When Bernadette Brown goes shopping for a new outfit she usually finds herself in the same one or two stores. For her, and millions of other women like her, picking up a cute pair of jeans or flattering blouse isn’t as easy as shopping off the rack. For those who have a few extra curves, finding fashionable outfits requires time and lots of patience.

The multi-billion dollar plus-size fashion market has seen lots of changes over the past decade. More mainstream stores such as Old Navy and New York and Company have started offering clothing in larger sizes. Designers who specialize in plus sizes are gaining notoriety. Even fashion magazines like Essence feature and shows like America’s Next Top Model now include models with fuller figures. Despite these advancements, many full- figured women still feel they have very few choices.

“For someone who’s a size four, six or eight, they can find everything they need,” said Brown, a media executive in Atlanta. “For me, I have to go to one store for a top, then another store for the bottom. I have to piece outfits together. There’s not just one store for us. There’s not a trendy Gap for curvy girls.”

Even shopping for shoes can be a chore for women who wear larger sizes. When Brown couldn’t find a pair of knee-high boots that fit properly, she took her business abroad to Europe.

“I actually had to custom order boots from Europe. I had to go across the pond!” Brown said. “The boots look great and they don’t squeeze the meat from my legs.”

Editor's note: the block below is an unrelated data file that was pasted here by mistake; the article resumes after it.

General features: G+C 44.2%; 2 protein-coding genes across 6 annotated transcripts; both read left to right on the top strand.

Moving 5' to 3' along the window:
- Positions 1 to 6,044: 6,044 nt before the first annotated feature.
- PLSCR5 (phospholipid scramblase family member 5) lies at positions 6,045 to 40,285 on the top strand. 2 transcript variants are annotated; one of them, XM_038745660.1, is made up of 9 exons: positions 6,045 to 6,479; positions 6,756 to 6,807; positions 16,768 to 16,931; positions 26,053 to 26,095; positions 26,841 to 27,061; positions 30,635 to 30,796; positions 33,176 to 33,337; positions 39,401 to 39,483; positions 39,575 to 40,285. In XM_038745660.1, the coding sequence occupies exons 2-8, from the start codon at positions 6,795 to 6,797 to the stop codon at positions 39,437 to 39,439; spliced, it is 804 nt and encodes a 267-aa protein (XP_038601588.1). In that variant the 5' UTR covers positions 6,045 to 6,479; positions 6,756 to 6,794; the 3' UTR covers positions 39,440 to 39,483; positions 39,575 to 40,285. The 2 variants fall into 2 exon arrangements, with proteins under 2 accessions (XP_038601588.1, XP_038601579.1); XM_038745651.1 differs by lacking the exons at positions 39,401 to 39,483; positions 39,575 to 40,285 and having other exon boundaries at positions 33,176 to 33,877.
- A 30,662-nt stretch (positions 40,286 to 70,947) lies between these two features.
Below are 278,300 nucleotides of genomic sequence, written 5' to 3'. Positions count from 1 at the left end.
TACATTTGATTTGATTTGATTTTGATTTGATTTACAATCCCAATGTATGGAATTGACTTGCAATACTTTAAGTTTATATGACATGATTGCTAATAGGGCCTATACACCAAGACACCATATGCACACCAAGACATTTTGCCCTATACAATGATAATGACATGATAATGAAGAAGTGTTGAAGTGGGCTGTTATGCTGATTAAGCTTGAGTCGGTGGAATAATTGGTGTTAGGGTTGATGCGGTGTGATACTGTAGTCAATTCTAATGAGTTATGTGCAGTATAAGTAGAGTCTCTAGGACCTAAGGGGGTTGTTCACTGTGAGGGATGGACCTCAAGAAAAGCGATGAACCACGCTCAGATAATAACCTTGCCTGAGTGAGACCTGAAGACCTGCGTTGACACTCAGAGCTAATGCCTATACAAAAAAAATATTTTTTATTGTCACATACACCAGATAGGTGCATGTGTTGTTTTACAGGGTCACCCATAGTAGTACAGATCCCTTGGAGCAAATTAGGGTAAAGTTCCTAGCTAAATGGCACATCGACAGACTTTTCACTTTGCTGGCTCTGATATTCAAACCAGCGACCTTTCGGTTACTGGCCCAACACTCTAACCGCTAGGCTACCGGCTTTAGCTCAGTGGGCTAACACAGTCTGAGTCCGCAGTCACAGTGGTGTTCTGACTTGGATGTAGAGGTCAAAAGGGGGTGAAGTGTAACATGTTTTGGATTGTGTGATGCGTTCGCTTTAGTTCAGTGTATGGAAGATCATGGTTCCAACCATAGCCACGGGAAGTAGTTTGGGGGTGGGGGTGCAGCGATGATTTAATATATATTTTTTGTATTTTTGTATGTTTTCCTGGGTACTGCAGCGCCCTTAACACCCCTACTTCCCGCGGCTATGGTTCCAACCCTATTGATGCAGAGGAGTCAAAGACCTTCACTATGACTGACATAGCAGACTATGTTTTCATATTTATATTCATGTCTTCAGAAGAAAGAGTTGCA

Another common complaint is that some stores offer clothes in extra-large sizes that aren’t crafted to flatter the figure of bigger women. Instead, the styles leave many women looking and feeling frumpy.

“These stores don’t cater to plus-sizes. It’s like they just take a smaller size and make it bigger by adding extra material instead of tailoring the clothes to fit our bodies,” said Brown. “Just because you’re holding on to some extra curves doesn’t mean you don’t want to be fashionable.”

Nnete Inyangumia has had similar experiences while shopping. She became so frustrated with her lack of fashion choices that she opened her own boutique that caters to plus size fashions. In 2008 Inyangumia opened her store, Strut, in Houston’s popular Galleria mall. She says the response has been tremendous.

“We’ve gotten so many ladies who come in and they’re like ‘Finally! Finally! Finally!’” said Inyangumia. “They’ve told me that they’ve never had this many options before. That’s what it’s really all about; it’s about having options. Women who wear other sizes, they can go to about 20 different stores. We’re limited to two or three departments that are in the back woods of the store.”

Since joining the business side of the fashion industry, Inyangumia has come face-to-face with some of the challenges of proving stylish wares for her clients.

“There are designers who only want to design for smaller sizes just like there are those who only want to design for full-figured women,” Inyangumia said. “I don’t know if the industry is changing or not, but what I’m doing is actively pursuing and seeking those people who are interested in the full figure market.”

Brown thinks the fashion industry still has some growing up to do. “Just because you’re over a certain size doesn’t mean you don’t want to feel beautiful.”

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